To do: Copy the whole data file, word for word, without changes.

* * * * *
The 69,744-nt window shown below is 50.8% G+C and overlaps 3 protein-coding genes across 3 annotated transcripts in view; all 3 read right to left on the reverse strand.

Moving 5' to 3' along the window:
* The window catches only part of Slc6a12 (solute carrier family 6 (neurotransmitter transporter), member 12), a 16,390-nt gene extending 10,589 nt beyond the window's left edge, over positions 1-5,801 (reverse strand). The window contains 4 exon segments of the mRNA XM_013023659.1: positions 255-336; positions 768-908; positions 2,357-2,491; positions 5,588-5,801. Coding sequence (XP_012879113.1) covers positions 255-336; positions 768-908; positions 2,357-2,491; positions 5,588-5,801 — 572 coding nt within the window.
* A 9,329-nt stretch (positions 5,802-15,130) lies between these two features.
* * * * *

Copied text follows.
The 69,744-nt window shown below is 50.8% G+C and overlaps 3 protein-coding genes across 3 annotated transcripts in view; all 3 read right to left on the reverse strand.

Moving 5' to 3' along the window:
* The window catches only part of Slc6a12 (solute carrier family 6 (neurotransmitter transporter), member 12), a 16,390-nt gene extending 10,589 nt beyond the window's left edge, over positions 1-5,801 (reverse strand). The window contains 4 exon segments of the mRNA XM_013023659.1: positions 255-336; positions 768-908; positions 2,357-2,491; positions 5,588-5,801. Coding sequence (XP_012879113.1) covers positions 255-336; positions 768-908; positions 2,357-2,491; positions 5,588-5,801 — 572 coding nt within the window.
* A 9,329-nt stretch (positions 5,802-15,130) lies between these two features.